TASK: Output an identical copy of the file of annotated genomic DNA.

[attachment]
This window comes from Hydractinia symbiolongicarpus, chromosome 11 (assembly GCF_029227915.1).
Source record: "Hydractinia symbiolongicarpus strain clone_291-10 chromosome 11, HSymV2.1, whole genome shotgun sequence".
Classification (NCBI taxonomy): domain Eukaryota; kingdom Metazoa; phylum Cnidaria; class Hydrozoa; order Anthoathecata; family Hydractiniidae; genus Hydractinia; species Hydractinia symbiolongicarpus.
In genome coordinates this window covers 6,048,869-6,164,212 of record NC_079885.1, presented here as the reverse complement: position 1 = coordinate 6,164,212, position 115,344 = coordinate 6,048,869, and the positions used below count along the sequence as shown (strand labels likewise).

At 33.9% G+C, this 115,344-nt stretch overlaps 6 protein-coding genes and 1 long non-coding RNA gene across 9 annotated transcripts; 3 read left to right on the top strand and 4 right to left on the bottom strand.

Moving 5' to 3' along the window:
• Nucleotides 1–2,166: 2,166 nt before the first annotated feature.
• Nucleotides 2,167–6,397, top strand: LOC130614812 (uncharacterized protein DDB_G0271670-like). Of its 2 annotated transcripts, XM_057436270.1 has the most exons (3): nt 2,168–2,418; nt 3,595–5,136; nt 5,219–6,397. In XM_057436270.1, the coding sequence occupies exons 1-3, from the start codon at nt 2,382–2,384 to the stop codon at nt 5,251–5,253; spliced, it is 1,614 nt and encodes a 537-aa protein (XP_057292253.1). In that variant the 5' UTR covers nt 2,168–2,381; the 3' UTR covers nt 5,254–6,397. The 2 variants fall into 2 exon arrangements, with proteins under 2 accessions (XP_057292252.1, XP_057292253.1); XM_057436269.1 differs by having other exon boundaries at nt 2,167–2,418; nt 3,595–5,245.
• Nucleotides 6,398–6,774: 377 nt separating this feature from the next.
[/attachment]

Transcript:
This window comes from Hydractinia symbiolongicarpus, chromosome 11 (assembly GCF_029227915.1).
Source record: "Hydractinia symbiolongicarpus strain clone_291-10 chromosome 11, HSymV2.1, whole genome shotgun sequence".
Classification (NCBI taxonomy): domain Eukaryota; kingdom Metazoa; phylum Cnidaria; class Hydrozoa; order Anthoathecata; family Hydractiniidae; genus Hydractinia; species Hydractinia symbiolongicarpus.
In genome coordinates this window covers 6,048,869-6,164,212 of record NC_079885.1, presented here as the reverse complement: position 1 = coordinate 6,164,212, position 115,344 = coordinate 6,048,869, and the positions used below count along the sequence as shown (strand labels likewise).

At 33.9% G+C, this 115,344-nt stretch overlaps 6 protein-coding genes and 1 long non-coding RNA gene across 9 annotated transcripts; 3 read left to right on the top strand and 4 right to left on the bottom strand.

Moving 5' to 3' along the window:
• Nucleotides 1–2,166: 2,166 nt before the first annotated feature.
• Nucleotides 2,167–6,397, top strand: LOC130614812 (uncharacterized protein DDB_G0271670-like). Of its 2 annotated transcripts, XM_057436270.1 has the most exons (3): nt 2,168–2,418; nt 3,595–5,136; nt 5,219–6,397. In XM_057436270.1, the coding sequence occupies exons 1-3, from the start codon at nt 2,382–2,384 to the stop codon at nt 5,251–5,253; spliced, it is 1,614 nt and encodes a 537-aa protein (XP_057292253.1). In that variant the 5' UTR covers nt 2,168–2,381; the 3' UTR covers nt 5,254–6,397. The 2 variants fall into 2 exon arrangements, with proteins under 2 accessions (XP_057292252.1, XP_057292253.1); XM_057436269.1 differs by having other exon boundaries at nt 2,167–2,418; nt 3,595–5,245.
• Nucleotides 6,398–6,774: 377 nt separating this feature from the next.